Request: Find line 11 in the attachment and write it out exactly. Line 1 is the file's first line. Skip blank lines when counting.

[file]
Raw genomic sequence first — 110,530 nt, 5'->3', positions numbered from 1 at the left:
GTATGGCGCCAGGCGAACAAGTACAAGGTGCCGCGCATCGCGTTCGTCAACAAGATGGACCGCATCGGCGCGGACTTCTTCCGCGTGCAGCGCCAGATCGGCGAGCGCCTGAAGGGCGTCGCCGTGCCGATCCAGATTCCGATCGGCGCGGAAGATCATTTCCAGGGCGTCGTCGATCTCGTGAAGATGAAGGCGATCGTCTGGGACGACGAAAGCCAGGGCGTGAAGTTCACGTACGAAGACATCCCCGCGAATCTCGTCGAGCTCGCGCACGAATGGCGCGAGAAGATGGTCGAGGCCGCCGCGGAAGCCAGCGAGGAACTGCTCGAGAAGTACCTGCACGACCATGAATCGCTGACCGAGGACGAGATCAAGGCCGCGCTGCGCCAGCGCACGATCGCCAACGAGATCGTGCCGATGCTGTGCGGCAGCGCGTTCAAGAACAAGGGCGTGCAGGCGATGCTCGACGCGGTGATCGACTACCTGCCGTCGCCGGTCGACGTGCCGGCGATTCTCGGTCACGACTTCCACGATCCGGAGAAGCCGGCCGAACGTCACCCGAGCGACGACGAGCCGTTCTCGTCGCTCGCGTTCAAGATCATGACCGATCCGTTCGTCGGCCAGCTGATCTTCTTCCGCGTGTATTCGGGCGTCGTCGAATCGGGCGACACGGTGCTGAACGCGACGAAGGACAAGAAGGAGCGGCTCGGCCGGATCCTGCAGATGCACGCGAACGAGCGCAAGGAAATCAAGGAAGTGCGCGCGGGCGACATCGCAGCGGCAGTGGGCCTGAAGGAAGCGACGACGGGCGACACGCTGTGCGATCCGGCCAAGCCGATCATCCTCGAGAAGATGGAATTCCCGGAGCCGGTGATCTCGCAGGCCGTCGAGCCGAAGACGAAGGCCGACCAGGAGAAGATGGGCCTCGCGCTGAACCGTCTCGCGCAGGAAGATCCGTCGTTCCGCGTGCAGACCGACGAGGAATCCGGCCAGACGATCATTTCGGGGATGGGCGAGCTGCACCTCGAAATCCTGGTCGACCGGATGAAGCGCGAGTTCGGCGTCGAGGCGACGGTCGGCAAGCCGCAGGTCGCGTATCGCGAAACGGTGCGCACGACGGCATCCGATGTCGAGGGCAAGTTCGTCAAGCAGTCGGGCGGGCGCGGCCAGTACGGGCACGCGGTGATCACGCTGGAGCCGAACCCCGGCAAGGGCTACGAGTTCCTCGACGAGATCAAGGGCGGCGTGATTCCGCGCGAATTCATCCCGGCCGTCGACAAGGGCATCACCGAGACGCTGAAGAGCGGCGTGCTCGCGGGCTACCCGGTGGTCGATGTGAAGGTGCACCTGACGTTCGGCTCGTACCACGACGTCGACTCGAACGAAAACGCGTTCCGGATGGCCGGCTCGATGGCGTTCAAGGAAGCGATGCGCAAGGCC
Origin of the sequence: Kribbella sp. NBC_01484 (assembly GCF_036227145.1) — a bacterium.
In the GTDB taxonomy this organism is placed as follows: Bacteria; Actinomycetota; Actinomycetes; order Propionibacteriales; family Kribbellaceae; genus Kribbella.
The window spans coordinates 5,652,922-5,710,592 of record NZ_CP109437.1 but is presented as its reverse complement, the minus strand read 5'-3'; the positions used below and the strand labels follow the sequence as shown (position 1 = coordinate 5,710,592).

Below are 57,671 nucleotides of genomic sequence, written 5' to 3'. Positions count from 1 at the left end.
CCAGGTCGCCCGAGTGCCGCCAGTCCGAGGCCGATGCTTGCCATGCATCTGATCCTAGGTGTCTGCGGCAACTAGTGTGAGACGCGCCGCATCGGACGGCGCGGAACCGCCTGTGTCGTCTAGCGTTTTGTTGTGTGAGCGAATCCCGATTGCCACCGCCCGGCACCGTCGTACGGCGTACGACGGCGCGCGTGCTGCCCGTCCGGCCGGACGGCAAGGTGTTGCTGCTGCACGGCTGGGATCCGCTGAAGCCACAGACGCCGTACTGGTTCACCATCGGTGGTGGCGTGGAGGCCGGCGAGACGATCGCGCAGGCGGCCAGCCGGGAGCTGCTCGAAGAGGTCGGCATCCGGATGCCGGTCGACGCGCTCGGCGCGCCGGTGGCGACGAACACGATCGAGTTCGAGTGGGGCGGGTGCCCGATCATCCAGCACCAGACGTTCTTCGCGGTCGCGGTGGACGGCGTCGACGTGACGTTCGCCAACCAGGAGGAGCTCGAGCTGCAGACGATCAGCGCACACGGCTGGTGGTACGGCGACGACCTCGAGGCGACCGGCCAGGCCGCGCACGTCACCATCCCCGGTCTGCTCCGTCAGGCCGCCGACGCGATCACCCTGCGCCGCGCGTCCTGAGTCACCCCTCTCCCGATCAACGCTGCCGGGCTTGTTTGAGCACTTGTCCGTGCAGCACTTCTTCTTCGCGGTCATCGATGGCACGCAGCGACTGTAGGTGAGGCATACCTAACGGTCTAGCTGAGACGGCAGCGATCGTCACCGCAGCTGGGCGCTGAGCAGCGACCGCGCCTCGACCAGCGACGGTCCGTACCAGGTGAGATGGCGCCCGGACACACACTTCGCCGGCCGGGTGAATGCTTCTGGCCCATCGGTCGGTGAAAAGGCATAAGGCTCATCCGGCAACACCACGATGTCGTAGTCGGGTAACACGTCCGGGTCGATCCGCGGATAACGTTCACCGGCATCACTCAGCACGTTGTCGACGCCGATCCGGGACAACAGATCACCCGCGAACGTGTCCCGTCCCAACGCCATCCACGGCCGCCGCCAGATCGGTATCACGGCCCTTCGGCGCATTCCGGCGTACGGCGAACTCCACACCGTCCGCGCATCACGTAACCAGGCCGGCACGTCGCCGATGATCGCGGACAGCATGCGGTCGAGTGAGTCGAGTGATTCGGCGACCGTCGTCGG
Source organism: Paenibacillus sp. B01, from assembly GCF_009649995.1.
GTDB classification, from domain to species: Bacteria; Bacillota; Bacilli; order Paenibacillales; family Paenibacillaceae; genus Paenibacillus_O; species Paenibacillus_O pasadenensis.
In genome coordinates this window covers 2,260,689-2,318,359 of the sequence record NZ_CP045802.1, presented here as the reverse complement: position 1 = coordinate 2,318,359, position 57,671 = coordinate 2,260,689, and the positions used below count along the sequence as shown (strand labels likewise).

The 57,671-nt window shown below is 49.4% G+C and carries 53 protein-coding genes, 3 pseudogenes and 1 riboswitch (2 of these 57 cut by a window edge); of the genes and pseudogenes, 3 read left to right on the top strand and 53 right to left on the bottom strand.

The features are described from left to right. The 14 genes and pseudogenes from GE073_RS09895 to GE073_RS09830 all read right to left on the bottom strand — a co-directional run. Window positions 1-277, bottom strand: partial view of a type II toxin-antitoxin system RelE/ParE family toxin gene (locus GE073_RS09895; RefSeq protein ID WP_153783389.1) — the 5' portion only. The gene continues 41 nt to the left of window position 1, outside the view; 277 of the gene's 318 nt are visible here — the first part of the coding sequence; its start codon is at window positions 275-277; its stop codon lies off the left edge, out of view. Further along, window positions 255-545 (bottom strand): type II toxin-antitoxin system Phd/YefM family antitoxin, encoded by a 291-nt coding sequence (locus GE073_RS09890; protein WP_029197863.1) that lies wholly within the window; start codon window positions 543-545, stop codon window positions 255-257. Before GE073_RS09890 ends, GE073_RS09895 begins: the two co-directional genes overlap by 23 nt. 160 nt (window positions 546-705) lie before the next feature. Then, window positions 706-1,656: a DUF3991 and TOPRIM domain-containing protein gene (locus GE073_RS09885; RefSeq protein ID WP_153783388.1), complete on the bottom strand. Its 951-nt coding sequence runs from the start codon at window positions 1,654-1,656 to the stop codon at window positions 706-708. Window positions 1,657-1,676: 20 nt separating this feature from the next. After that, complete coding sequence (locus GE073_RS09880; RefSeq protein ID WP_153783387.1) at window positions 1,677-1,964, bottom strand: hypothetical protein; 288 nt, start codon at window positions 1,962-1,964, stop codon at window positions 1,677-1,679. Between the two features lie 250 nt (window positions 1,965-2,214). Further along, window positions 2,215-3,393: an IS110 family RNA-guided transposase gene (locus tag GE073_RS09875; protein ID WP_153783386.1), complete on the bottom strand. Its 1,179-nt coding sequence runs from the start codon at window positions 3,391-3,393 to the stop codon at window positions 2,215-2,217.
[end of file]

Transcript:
The 57,671-nt window shown below is 49.4% G+C and carries 53 protein-coding genes, 3 pseudogenes and 1 riboswitch (2 of these 57 cut by a window edge); of the genes and pseudogenes, 3 read left to right on the top strand and 53 right to left on the bottom strand.